Australians land on FBI’s indictment after secret app explodes

A top-secret messaging app, allegedly used by thousands of people across the globe to organise crime and violence, has been shut down by the police who started it.

Three years after police took control of AN0M, an encrypted messaging app that only gave users access through verified devices, hundreds of people were yesterday arrested over their alleged involvement.

A total of 225 people have been arrested in Australia so far, in sweeping raids across all states and territories, with police promising they’ll continue taking action.

And arrests are continuing across the globe.

In a grand jury indictment, unsealed in a California District Court overnight, the FBI named 17 defendants it was focusing its case on.

Seven of those are Australians.

“Since October 2019, AN0M has generated the defendants millions of dollars in profit by facilitating the criminal activity of transnational criminal organisations and protecting these organisations from law enforcement,” the indictment reads.

“(The 17) were leaders, members, and associates of criminal organisation … the AN0M ENTERPRISE, whose members engaged in acts involving drug trafficking, money laundering, and obstruction of justice.

“Leaders, members, and associates of the AN0M Enterprise operated throughout the world, including Australia, Colombia, the Netherlands, Turkey, Thailand, Sweden, Spain, and throughout the United States.”

The seven Australians the FBI has its sights include Sydney fugitive Joseph Hakan Ayik, who has been the run from Australia for more than 10 years.

Ayik, 42, was the first person to be given access to AN0M and spread devices to his vast contact book of underworld figures.

He fled Australia in 2010 to avoid being arrested for his alleged involvement in a $230 million heroin importation.

Ayik, described as a “citizen of Turkey who currently resides in Turkey”, was the first to be named in the US’ indictment.

He is described as “an administrator of the AN0M network, as well as an influencer”.

According to unsealed court documents, the FBI launched Operation Trojan Shield, known as Operation Ironside in Australia, with a “beta test” of 50 AN0M devices distributed in Australia.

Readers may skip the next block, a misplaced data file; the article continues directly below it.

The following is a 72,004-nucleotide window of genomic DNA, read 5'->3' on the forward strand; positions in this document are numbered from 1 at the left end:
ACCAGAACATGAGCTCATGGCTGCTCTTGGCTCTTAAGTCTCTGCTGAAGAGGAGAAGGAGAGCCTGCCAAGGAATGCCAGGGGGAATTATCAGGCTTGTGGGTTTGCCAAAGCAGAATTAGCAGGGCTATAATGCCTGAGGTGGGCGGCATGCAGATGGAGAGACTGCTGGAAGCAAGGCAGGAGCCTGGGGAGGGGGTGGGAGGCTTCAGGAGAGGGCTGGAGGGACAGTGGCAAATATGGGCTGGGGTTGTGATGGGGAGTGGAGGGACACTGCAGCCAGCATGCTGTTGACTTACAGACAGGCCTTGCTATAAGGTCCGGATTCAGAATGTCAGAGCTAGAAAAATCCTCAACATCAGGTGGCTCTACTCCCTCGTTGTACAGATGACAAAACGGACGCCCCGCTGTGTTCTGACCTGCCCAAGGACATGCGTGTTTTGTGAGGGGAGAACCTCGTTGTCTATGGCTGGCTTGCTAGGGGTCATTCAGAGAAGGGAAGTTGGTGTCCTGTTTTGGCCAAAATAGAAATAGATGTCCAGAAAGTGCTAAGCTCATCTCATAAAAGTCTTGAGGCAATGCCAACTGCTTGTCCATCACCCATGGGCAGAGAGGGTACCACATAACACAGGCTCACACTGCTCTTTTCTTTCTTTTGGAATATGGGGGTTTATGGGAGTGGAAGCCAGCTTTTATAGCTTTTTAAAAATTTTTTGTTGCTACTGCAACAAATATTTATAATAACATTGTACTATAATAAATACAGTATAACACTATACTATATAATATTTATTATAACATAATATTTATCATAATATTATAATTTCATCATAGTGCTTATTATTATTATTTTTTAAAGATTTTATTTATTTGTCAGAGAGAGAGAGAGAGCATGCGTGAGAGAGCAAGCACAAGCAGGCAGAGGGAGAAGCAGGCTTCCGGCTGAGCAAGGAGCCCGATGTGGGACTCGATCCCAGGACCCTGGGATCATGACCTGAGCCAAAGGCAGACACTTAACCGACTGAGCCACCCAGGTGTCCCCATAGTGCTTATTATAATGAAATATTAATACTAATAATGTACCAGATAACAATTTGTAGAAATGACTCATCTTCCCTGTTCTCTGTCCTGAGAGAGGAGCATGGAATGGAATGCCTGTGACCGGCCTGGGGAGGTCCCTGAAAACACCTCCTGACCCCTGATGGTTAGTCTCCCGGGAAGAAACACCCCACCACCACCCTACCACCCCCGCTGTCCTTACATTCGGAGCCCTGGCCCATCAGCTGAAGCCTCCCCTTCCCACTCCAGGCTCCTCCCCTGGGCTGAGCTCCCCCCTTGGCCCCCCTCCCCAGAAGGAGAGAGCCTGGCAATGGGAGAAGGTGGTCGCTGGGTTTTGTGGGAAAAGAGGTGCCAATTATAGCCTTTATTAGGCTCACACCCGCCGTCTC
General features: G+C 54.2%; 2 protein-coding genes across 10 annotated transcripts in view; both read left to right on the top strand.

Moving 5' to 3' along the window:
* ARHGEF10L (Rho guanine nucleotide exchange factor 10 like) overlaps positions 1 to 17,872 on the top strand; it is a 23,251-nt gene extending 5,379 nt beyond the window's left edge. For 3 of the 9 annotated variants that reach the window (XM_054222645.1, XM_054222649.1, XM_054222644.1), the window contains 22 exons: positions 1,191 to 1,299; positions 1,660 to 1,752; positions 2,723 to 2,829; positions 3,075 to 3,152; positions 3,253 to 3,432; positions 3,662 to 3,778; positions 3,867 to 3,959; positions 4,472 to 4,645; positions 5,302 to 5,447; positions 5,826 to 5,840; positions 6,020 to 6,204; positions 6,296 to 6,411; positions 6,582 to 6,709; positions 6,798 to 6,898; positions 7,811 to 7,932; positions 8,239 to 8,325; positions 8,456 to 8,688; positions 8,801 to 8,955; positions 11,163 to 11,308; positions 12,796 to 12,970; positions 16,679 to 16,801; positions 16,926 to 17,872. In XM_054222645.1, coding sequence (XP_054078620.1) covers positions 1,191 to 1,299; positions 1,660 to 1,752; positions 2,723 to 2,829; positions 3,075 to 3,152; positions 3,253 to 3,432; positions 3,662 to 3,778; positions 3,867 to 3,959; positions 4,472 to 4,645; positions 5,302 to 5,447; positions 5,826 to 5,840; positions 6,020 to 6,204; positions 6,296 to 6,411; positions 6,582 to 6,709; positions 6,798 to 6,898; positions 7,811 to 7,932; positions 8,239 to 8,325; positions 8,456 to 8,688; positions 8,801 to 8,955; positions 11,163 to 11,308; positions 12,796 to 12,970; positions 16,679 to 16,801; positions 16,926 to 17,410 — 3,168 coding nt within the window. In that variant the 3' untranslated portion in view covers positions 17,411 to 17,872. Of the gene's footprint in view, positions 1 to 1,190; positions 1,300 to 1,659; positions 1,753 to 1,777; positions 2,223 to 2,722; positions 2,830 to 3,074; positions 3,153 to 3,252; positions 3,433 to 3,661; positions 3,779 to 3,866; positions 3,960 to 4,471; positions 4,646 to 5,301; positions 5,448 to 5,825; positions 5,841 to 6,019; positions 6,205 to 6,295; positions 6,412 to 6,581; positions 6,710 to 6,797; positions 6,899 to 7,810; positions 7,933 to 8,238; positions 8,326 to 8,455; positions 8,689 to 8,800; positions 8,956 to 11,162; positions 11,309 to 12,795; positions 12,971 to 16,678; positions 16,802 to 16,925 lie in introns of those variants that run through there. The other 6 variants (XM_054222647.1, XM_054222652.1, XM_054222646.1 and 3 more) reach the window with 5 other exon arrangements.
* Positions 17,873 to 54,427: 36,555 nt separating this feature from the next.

The devices were marketed as “designed by criminals for criminals” and sold for about $2000 each, with a $1300-$2100 user fee every six months.

They had no email, call or GPS services and could only send text or photo messages to other AN0M phones.

Criminal “influencers” were recruited to push them, including Ayik.

The second Aussie named on the FBI’s indictment is Adelaide man Domenico Catanzariti.

Catanzariti lives and works in Adelaide for an olive business.

The indictment alleges he is an administrator of the network.

Administrators allegedly have physical control of the “AN0M enterprise network” and can create new subscriptions, set up access for distributors, delete accounts, and remotely delete and reset devices.

The third Aussie in the FBI’s sights is Baris Tukel.

Tukel, a citizen of Australia, but currently living in Turkey, is listed as a fugitive on the court document.

“Tukel is a distributor of the AN0M network to criminal end-users, as well as an influencer,” the indictment alleges.

Tukel was allegedly the Comanchero sergeant-at-arms – a bikie enforcer – at the time.

The fourth Aussie on the indictment is Erkan Yusef Dogan.

Dogan is also living in Turkey, and listed as a fugitive on the FBI’s document.

“Dogan is a distributor of the AN0M network to criminal end-users, as well as an influencer,” the indictment alleges.

The fifth Aussie is Shane Geoffrey May, an Australian living in Indonesia.

May is allegedly a distributor of the AN0M network to criminal end-users.

Court documents filed in the US revealed May and Tukel allegedly spoke on AN0M.

“They have already got a few packages in,” Tukel told buyer May, according to the documents.

As proof, Tukel texted pictures of the pouch bound and stamped ‘Valise Diplomatique Francaise’ and another shot of tightly wrapped drug packs.

The pouch was a verified French embassy protected diplomatic pouch.

“They can do it weekly,” he wrote.

Edwin Harmendra Kumar is the sixth Australian listed on the indictment.

He is described as a distributor of the AN0M network.

The final Aussie listed on the indictment is Osemah Elhassen.

He is believed to be living in Colombia.

The indictment describes him as a “distributor of the AN0M network to criminal end-users”.

Police arrested more than 800 people worldwide in a huge global sting involving encrypted phones that were secretly planted by the FBI and later de-encrypted by Australian Federal Police.

Police in 16 countries were able to read the messages of underworld figures as they plotted drug deals, arms transfers and gangland hits on the compromised AN0M devices.

Mafia groups, Asian crime syndicates, motorcycle gangs and other criminal networks were all monitored using the spiked phones as part of Operation Trojan Shield, the name given to Operation Ironside in the US.

The sting, jointly conceived by Australia and the US Federal Bureau of Investigation, prevented around 150 murders, foiled several large-scale narcotics shipments and led to seizures of 250 weapons and $48 million in currency, they added.

“The results are staggering,” FBI Assistant Director Calvin Shivers told reporters at the headquarters of the EU’s police agency Europol in the Netherlands.

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Author: Shirley

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